The concept of the “difficult child” has been widely used since originally coined by Thomas and Chess (Thomas et al., 1968). Of significance, their definition of difficult did not include hyperactivity or poor attention span, 2 of their 9 dimensions of temperament. Subsequent algorithms for assigning children to the difficult and easy temperament categories defined by Thomas and Chess have been developed by Carey and colleagues (Carey & McDevitt, 1978; Fullard, McDevitt, & Carey, 1984). The difficult child has been a clinically useful concept for anticipatory guidance in pediatric settings (Carey, 1985, 1998) and a helpful term generally for use in discussion with parents about children's behavior problems. Among temperament researchers, however, the various temperament constellations labeled difficult temperament have become problematic (Rothbart, 1982, 2004; Vaughn, Taraldson, & Cuchton, 2002).
During a roundtable discussion among leading temperament researchers, Thomas and Chess commented: “[some researchers] have expanded the term [“difficult temperament”] to include any child who is difficult for the parent because of one or another temperamental attribute” (Goldsmith et al., 1987, p. 521). Differences in the operationalization of difficult temperament make comparisons of results across studies difficult (Rothbart, 2004). Furthermore, temperament characteristics considered difficult may change with age, prompting some researchers to use different definitions of difficult temperament at different stages of child development, even within the same study (Hyde, Else-Quest, Goldsmith, & Biesanz, 2004). Of note, researchers have also demonstrated that the definitions of difficult temperament vary by cultural background and sociodemographic factors (Oberklaid, Prior, Sanson, Sewell, & Kyrios, 1990), further illustrating the relativity of the construct.
In research on the difficult temperament construct, another concern has been that it is measured almost exclusively by parent report. As noted by Bates (1980, 1983), the construct may therefore reflect parent characteristics or parent perceptions of child characteristics more than a child's true characteristics. For example, his research has shown that although mothers generally regard fussy, hard-to-soothe, labile infants as difficult, extraverted mothers tend to rate such infants as easy (Bates, Freeland, & Lounsbury, 1979). In his classic review of antecedents, accompaniments, and consequences of the difficult temperament label in developmental research, Bates (1980) concluded that the difficult temperament construct should be considered a reflection of social perceptions. He further noted that parents' subjective perceptions of their child's temperament may be more important than the objective factors in shaping their child's social development.
In the 1987 roundtable discussion, only 2 of the 4 participating temperament research groups (Thomas & Chess and Buss & Plomin) continued to support the concept of difficult temperament (Goldsmith et al., 1987). Rothbart argued for an alternative to the difficulty construct, by viewing social costs and benefits associated with different temperament characteristics rather than relying on a classification based on what parents find difficult to handle. In that discussion, Goldsmith asserted there was “little value in equating difficulty with any particular set of temperamental characteristics without an assessment of the context relevant to the individuals involved” (Goldsmith et al., 1987, p. 521). Despite the confusion and controversy surrounding the concept of difficult temperament, it is likely to remain in use. Of particular note, many research studies exploring the relation between various temperament constellations and the development of ADHD refer to difficult temperament characteristics. For this reason, it is essential to examine the definition and the approach used to measure difficult temperament in any given study, to place the information into context.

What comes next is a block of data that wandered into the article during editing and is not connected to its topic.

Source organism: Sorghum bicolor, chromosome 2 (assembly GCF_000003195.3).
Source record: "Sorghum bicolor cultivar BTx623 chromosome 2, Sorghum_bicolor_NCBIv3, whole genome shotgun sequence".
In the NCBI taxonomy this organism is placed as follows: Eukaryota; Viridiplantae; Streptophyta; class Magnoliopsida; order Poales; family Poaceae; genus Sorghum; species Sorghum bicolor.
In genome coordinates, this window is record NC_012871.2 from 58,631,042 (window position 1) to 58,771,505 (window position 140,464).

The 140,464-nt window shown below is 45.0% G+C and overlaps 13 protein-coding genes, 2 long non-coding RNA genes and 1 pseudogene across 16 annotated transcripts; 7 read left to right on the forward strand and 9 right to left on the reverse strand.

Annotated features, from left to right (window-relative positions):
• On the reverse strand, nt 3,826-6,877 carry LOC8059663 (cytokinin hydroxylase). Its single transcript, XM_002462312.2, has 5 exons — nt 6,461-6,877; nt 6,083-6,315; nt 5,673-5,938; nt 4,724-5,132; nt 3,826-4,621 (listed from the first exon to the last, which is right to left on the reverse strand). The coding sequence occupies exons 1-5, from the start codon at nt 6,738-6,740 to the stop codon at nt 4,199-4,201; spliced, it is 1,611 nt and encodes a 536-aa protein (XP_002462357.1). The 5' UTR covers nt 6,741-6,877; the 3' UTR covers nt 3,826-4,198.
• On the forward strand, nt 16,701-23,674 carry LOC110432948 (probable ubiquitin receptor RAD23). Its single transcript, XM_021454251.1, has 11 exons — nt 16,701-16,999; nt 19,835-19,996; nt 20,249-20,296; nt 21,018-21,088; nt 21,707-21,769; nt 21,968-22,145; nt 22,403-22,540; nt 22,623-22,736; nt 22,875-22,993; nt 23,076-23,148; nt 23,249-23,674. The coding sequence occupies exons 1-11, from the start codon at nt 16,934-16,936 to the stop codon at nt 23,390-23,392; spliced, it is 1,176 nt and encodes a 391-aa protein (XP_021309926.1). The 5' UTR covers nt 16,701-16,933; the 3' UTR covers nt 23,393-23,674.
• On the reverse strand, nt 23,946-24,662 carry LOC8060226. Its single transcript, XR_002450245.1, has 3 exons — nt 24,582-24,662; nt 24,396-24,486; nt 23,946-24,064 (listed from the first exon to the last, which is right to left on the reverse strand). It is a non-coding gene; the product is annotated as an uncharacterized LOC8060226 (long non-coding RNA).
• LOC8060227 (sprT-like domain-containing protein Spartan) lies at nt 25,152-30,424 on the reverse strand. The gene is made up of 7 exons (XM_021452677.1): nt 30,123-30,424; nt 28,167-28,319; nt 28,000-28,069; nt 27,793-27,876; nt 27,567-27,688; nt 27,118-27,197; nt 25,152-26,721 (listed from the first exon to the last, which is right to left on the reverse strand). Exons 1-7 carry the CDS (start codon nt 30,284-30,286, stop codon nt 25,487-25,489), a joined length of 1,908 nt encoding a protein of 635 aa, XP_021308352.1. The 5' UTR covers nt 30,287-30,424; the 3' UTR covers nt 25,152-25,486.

DIFFERENTIATING TEMPERAMENT FROM ADHD IN REFERRED PRESCHOOLERS
Although researchers have made significant strides in integrating findings from studies of temperament and psychopathology, clinicians must still rely on their own skills and experiences, guided by a sound assessment strategy, to formulate diagnostic impressions of preschoolers referred for hyperactivity. It has been suggested that “the solution to the confusion about what is temperament and what is not, at least for the clinician, is to use multiple sources of information to allow for some convergence to occur or not occur around the child's observable behavior and the perceptions of the child by adults in his or her world” (Garrison, 1990, p. 207). We conclude that preschoolers whose disruptive behaviors cause concern require a multidimensional approach to evaluation and planning for appropriate intervention. Even if it were possible to separate extremes of temperament from ADHD in a meaningful way, it would still be necessary to determine appropriate treatments—assigning a label of difficult temperament provides neither reassurance nor license to engage simply in watchful waiting.